usual at many other spots. Attitudes began to change, however,
as weaknesses proved to be strengths. Williams, in particular,
played flawlessly. In a victory over Michigan State, he completed
13 of 16 passes, including several clutch fourth-down throws.
Lujack, 1955 Topps
final college game was the focus of the sports world. He had
yet to leave the field on the short end of a losing score,
and the Irish had a chance to nail down a third national championship.
Notre Dame played Southern Methodist, whose star back, Doak
Walker, was the reigning Heisman Trophy winner. He was also
injured and unable to play. But his replacement, Kyle Rote,
was spectacular, scoring three touchdowns against the Irish
score knotted 20–20 in the final period, Leon was moved
to fullback, where he often lined up on important running
downs. Leon barreled through the Mustang defense several times
to key a drive engineered brilliantly by Williams. Bill Barrett
capped the effort with a touchdown that put the Irish up 27–20.
SMU tried to respond, but Notre Dame stopped the Mustangs.
a great tackle on Rote to help save the day, but his biggest
fourth-quarter contribution had come earlier, when Williams
had thrown an incompletion from his own end zone with the
Irish pinned against their own goal line on third down. An
elderly referee, flashing back to the 1930s, signaled a safety
and moved the ball to the 20 yard line, where he instructed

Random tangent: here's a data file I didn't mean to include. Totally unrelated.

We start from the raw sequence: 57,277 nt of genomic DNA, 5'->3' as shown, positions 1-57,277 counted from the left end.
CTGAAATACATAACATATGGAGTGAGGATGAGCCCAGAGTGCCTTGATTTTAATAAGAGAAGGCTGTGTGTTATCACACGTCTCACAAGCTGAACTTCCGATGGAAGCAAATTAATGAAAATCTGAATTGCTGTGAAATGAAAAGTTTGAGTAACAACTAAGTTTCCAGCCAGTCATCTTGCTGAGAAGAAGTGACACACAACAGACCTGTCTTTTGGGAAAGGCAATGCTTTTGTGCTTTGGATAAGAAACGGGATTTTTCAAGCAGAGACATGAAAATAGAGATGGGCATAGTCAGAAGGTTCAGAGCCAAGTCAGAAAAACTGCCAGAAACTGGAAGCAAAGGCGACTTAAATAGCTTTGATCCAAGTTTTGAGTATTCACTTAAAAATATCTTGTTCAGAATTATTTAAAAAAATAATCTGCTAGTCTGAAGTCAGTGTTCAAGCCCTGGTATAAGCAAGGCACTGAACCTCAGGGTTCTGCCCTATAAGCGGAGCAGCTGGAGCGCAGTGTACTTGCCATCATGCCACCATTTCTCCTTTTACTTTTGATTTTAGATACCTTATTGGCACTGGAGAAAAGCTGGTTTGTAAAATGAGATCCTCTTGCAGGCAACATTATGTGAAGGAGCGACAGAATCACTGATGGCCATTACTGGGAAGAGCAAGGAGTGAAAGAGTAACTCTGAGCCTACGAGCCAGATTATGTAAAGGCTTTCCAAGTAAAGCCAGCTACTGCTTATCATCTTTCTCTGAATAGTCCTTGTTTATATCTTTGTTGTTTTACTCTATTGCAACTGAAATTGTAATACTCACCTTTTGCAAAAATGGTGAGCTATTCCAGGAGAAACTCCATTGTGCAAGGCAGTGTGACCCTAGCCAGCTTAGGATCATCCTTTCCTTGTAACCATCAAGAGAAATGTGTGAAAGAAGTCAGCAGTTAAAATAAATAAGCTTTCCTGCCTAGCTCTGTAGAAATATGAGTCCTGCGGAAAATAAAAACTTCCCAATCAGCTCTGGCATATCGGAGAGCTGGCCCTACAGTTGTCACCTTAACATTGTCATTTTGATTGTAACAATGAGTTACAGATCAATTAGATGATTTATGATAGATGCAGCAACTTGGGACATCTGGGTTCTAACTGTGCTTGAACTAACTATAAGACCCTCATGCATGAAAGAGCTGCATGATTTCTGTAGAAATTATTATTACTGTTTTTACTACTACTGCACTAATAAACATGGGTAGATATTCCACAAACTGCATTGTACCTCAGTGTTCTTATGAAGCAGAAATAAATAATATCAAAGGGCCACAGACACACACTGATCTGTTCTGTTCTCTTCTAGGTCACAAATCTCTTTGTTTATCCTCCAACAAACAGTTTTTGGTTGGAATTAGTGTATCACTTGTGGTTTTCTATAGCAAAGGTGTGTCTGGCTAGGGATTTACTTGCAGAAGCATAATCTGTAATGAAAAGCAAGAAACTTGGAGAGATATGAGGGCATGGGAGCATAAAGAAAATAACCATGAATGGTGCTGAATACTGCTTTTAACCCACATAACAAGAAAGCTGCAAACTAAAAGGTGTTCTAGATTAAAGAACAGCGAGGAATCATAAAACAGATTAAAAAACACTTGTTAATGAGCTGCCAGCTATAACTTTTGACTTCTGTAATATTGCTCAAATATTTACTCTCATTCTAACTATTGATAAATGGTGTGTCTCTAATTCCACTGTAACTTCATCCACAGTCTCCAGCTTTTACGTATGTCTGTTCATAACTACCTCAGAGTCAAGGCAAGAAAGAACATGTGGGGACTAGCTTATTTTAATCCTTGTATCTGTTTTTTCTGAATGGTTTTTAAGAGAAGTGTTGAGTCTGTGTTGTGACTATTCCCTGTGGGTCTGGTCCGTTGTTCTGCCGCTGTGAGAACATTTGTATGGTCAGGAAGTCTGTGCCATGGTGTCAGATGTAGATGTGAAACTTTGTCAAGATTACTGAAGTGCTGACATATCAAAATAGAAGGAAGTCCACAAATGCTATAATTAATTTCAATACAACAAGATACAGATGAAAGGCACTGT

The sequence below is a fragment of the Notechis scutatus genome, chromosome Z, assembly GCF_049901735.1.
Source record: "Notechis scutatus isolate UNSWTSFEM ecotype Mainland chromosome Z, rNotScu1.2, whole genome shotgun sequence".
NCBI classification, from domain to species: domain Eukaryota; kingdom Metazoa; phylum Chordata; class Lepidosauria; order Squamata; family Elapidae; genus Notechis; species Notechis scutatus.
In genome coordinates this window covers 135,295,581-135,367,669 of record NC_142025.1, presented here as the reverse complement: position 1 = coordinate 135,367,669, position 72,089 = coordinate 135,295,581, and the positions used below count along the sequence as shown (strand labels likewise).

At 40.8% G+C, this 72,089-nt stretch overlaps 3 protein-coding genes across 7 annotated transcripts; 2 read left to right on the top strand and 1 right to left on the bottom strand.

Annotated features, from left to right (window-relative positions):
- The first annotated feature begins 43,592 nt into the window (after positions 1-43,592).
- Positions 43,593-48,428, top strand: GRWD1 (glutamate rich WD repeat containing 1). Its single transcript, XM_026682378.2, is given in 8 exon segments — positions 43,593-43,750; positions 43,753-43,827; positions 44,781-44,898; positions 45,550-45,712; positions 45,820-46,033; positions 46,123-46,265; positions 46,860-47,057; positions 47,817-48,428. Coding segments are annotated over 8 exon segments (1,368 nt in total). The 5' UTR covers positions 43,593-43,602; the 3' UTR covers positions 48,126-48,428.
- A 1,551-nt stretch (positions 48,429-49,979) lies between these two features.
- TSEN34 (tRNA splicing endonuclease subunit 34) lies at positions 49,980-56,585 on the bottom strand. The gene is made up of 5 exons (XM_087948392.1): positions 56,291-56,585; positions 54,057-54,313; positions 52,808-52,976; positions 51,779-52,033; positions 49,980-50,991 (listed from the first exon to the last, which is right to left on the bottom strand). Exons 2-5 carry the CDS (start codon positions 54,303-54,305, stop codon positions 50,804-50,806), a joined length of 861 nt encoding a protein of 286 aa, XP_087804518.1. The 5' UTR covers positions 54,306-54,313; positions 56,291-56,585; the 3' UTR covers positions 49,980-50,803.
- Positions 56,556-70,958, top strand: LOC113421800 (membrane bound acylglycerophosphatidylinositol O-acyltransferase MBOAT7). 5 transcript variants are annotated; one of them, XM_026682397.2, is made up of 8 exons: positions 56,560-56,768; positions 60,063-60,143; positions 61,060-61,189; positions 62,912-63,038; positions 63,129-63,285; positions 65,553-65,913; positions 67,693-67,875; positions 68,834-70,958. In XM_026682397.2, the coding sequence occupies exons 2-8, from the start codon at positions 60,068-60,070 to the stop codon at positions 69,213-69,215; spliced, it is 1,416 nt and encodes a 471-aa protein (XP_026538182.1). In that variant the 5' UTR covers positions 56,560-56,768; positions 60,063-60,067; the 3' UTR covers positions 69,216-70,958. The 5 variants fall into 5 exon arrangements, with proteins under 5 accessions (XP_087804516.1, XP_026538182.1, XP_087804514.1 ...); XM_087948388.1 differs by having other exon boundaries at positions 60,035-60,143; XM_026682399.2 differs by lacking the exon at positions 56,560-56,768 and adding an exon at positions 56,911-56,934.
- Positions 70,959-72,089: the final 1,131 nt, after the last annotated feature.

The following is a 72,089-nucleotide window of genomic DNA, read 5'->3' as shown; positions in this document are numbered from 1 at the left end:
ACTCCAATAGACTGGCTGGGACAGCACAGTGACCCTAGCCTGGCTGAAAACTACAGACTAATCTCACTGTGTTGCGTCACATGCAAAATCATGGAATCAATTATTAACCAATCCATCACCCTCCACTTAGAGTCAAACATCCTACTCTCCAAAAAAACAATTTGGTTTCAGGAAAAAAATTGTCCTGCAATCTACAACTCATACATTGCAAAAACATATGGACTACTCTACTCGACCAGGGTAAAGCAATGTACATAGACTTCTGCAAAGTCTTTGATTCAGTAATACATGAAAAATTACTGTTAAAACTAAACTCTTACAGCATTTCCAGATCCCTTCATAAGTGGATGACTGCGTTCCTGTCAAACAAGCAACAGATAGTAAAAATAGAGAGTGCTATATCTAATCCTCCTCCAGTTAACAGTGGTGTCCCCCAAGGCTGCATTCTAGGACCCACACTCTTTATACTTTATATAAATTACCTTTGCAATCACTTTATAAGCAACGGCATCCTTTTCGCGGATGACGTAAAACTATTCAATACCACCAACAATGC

Notre Dame to kick to SMU. Leon politely reminded the official
that the rule had changed, and that it was simply fourth down.
He then huddled the team quickly, and the Irish punted. No
one had noticed that they were punting from the 20 when they
should have been kicking out of their own end zone. Years
later, Leon smiled when reminded of this story. “That’s
why I was a good captain,” he said.
whistle blew on the SMU game, Leon had finished his four-year
stay in South Bend without a single loss. Few would argue
that there was a greater college football “dynasty”
(and outside of John Wooden’s UCLA basketball team,
there is no real competition for the greatest NCAA sports
senior season, the Irish outscored their opponents 320 to
93. Overall, the dominance of Leon’s teams at Notre
Dame led many schools to drop the Irish from their football
schedules. The Athletic Department responded by reducing the
number of scholarships it offered, so other colleges would
have a fairer shot at high school talent. Ironically, this
led to a downturn in the team’s fortunes after Leon
out his college career with 49 catches for 742 yards and 12
touchdowns. He also scored twice on runs. These stats do not
reveal much about his domination of the field—but in
the context of his time they were nothing short of spectacular.
end, Leon was named AP Athlete of the Year—finishing
ahead of Jackie Robinson and Sam Snead—and also won
the Maxwell Award and Heisman Trophy as the nation’s
top player. He was the top Heisman vote-getter in all five
regions, with Charlie Justice of UNC a distant second, more
than 700 points behind. It marked just the second time a lineman
had captured the Heisman (Yale’s Larry Kelley took the